The main question that arises in this situation is whether investors can be found for the project. The EU, which lobbies EastMed, allocated only €35 million to it; even with the pipeline’s original €6 billion cost this looks like a mere drop in the ocean.
Recent active political support for the project from the United States ignited the hope that loud words and assurances would be turned into the equally noisy currency of American investment in the pipeline. After all, as a sign of support for EastMed from the United States, the American secretary of state himself, Mike Pompeo was present at a ceremony where the agreement was signed in 2019. But words have remained just words: so far, Washington has not given a cent in co-financing to help the ambitious new project. And experts believe that it will not give any money. It is one thing to declare the necessity of diversifying European gas supplies and speak of European energy security at the peak of Nord Stream 2, but another thing entirely to invest in the risky EastMed. Especially when you have liquefied gas yourself and dream of selling it in Europe. And so Israeli gas will certainly not get by without private investors.
Money loves silence
But a substantial obstacle for attracting investment and moving the project onto a practical footing will inevitably be the situation in the Aegean Sea that flared up seriously in September, when Turkey and Greece sent warships to the region, where conflict had broken out. The pretext for the escalation was exploratory geological works started by Ankara in Greece’s exclusive economic zone (EEZ) after major oil and gas deposits were discovered on the Cypriot shelf.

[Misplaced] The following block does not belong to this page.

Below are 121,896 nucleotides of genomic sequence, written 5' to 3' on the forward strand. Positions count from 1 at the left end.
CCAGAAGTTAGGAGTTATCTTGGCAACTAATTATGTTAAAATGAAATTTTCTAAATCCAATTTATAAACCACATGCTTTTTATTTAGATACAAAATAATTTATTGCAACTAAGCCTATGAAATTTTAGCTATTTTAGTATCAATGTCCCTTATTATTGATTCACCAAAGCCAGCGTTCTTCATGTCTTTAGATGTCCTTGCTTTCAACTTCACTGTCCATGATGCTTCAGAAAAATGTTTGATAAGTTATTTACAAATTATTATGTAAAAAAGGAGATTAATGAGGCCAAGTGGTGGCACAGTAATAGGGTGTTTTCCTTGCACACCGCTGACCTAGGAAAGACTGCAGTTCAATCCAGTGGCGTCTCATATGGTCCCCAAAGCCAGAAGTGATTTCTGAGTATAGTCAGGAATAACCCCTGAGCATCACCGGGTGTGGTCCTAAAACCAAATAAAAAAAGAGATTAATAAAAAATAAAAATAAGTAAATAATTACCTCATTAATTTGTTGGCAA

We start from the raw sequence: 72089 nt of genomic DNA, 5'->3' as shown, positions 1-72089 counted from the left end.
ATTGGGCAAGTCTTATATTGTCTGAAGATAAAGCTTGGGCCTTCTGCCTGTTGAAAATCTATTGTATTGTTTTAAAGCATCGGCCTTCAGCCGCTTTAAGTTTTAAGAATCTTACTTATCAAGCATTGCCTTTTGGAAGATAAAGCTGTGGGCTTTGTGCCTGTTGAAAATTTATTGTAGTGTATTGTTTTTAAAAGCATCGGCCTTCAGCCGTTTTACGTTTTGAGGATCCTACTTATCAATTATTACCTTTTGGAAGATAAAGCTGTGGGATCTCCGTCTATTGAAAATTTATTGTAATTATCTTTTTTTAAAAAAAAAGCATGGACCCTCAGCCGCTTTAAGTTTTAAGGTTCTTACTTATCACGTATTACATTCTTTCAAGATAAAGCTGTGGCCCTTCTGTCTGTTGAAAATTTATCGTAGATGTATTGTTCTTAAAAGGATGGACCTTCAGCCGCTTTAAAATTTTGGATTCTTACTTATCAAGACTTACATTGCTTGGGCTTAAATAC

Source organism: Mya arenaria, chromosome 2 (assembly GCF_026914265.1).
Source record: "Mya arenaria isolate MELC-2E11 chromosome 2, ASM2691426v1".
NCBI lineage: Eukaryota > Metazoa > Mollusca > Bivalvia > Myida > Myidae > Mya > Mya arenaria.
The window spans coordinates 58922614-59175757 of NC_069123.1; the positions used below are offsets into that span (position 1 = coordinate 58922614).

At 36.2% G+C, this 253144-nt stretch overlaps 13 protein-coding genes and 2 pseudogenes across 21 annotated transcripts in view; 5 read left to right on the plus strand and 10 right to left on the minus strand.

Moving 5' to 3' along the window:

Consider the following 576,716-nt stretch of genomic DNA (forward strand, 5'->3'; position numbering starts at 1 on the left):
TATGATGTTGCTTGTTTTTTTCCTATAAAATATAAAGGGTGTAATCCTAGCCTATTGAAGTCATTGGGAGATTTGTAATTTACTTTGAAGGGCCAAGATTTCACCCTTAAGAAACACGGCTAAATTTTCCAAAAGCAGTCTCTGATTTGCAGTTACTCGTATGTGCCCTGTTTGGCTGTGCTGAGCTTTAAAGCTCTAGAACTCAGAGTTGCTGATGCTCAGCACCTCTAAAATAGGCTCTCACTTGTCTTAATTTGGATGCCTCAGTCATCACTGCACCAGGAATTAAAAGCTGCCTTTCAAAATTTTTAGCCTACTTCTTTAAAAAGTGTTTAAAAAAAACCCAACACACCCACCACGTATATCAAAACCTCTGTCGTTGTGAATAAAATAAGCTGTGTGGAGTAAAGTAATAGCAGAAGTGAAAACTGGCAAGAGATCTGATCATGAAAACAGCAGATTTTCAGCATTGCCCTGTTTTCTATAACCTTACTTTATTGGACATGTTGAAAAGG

However it was in fact the conclusion of the agreement on constructing EastMed that was the trigger for this situation. Following this, Turkey, which had signed an agreement with Libya on the delimitation of maritime borders, announced that the entire area of the eastern Mediterranean, right up to Libya’s EEZ was its own exclusive economic zone. Ankara even began to award licences to companies for extraction at deposits in the region, including the shelves of Crete and Cyprus.
Following France and Germany’s active involvement in resolving the conflict, it has been possible to avoid open clashes in the Aegean Sea. But the problem remains that sections of EastMed must go through maritime zones where conclusive agreement on demarcation is still lacking and which as before remain the subject of territorial dispute.
This serious problem is also hindering the linking up of the Aphrodite deposit, located offshore from Cyprus, to EastMed. Turkey has already asserted that Cyprus does not have the right to develop this without taking into account the interests of Northern Cyprus, since the deposits are on the shelf of this unrecognized state. This is not to mention that one should not in any case expect Aphrodite to be linked up to EastMed in the near future: it is at a very early stage of development and much time will be needed for it to reach its planned extraction level of 8 bcm a year.
EastMed very much needs investors, but as a rule, investors are never found where there are political conflicts and territorial disputes. And this project has more than its fair share of these. It is possible that Leviathan will continue to lie helplessly on the sea bed.